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Room Arrangement:


Each classroom area has its own character and special attractions. Some children initially only want to play in one or two of the areas, places where they feel comfortable. Therefore, it is important to integrate curriculum content, goals, and objectives across all of the areas. In an effort to attract every child to interest areas, teachers make frequent changes and additions to these spaces. For example, if Johnny always seems to gravitate to the Dramatic Play Area, the teacher might be able to entice him to the Block Area if she puts some camping equipment or a construction worker’s uniform there. Those props might provide the comfort zone he needs to “risk” playing in a new area.

The physical arrangement of Interest Areas is also very important to effective classroom management and harmony. The more active, noisy centers like the Block, Dramatic Play, and Music Areas should be grouped together. Areas associated with quieter play (computer and reading areas) should also be grouped accordingly. Materials are always stored at children’s eye level for easy, independent accessibility at all times.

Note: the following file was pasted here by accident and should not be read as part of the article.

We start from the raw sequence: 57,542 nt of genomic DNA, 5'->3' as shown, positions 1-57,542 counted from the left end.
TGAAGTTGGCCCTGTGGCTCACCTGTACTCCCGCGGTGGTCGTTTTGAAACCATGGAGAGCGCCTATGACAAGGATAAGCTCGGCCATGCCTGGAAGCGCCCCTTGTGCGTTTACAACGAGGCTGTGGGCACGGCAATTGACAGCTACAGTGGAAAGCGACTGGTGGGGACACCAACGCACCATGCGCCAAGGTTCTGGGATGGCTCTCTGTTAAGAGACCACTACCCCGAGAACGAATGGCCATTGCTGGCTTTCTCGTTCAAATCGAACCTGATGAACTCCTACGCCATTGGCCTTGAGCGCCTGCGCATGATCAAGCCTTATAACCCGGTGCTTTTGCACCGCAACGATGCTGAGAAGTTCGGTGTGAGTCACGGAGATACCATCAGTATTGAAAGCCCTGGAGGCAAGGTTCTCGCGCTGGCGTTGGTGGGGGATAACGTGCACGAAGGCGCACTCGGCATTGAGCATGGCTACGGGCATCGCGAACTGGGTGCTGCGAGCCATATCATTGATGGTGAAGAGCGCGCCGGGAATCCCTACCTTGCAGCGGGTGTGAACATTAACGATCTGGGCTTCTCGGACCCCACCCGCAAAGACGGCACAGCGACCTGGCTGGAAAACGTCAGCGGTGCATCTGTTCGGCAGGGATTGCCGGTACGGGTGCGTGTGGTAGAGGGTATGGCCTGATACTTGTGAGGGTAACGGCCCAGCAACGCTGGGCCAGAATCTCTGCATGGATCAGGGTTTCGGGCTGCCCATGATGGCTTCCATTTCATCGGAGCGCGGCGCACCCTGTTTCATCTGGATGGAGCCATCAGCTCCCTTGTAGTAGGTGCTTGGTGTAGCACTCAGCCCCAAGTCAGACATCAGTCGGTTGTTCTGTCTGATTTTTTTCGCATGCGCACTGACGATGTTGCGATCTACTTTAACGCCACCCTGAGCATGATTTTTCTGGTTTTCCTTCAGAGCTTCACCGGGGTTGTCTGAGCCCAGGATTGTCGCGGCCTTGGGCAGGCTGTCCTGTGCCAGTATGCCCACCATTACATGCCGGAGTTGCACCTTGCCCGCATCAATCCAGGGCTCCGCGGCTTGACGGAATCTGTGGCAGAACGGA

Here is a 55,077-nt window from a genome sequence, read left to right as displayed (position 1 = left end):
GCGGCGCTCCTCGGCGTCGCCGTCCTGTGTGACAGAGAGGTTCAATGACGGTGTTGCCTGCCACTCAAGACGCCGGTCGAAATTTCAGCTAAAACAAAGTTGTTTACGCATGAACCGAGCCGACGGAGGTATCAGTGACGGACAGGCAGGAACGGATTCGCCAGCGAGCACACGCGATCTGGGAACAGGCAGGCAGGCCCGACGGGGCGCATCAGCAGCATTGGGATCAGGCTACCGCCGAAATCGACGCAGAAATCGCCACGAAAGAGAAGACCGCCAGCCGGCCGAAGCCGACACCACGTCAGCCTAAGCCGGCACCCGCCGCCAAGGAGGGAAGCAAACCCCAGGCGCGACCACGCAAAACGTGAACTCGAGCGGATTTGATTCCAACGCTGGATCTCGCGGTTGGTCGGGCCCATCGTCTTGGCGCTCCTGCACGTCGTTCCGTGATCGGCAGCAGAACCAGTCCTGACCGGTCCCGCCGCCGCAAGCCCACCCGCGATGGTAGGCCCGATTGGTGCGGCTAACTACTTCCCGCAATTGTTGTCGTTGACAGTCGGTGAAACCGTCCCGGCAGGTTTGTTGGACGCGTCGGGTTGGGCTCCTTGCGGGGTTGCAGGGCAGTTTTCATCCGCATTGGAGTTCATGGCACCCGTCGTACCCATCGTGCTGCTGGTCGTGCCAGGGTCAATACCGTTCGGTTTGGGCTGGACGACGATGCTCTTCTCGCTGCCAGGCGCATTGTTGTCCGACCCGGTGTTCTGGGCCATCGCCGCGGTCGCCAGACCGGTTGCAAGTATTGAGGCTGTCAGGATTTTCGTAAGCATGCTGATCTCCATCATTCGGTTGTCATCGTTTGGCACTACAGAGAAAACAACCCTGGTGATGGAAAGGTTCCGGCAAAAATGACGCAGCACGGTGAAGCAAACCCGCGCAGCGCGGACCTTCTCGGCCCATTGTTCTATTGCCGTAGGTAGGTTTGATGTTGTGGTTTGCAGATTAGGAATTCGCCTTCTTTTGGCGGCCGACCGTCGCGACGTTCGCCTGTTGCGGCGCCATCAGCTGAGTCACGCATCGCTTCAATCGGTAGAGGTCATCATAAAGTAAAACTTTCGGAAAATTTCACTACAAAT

Learning Through Play in the “Interest Areas”:


Here are just a few examples of the many skills that children practice and master as they play in the many Interest Areas.

  1. Block Area: Working with blocks of all types helps children develop math, spatial relations, and problem solving skills.

  2. Library/Writing Area: This quiet area has the appropriate cues to enable a distraught or over-stimulated child to regain his or her composure.Children can also build on pre-reading and writing skills through the exploration of print in various contexts (listening center, books, and inventive writing). Listening to stories or looking at pictures stimula tes imagination as children become immersed in the characters and themes of books.

  3. Dramatic Play Area: This is the place where children can “act out” (represent) different scenarios in their lives that they are trying to understand. Dramatic play also creates the perfect stage for practicing social skills and learning how to share and take turns.

  4. Music Area: Children naturally love music. Moving and singing to music helps strengthen skills associated with physical coordination, cultural diversity, counting and numbers, language, phoneme awareness, and reading readiness.

Children’s Day Nursery and Family Center, 104 Jefferson Street, Passaic, NJ 07055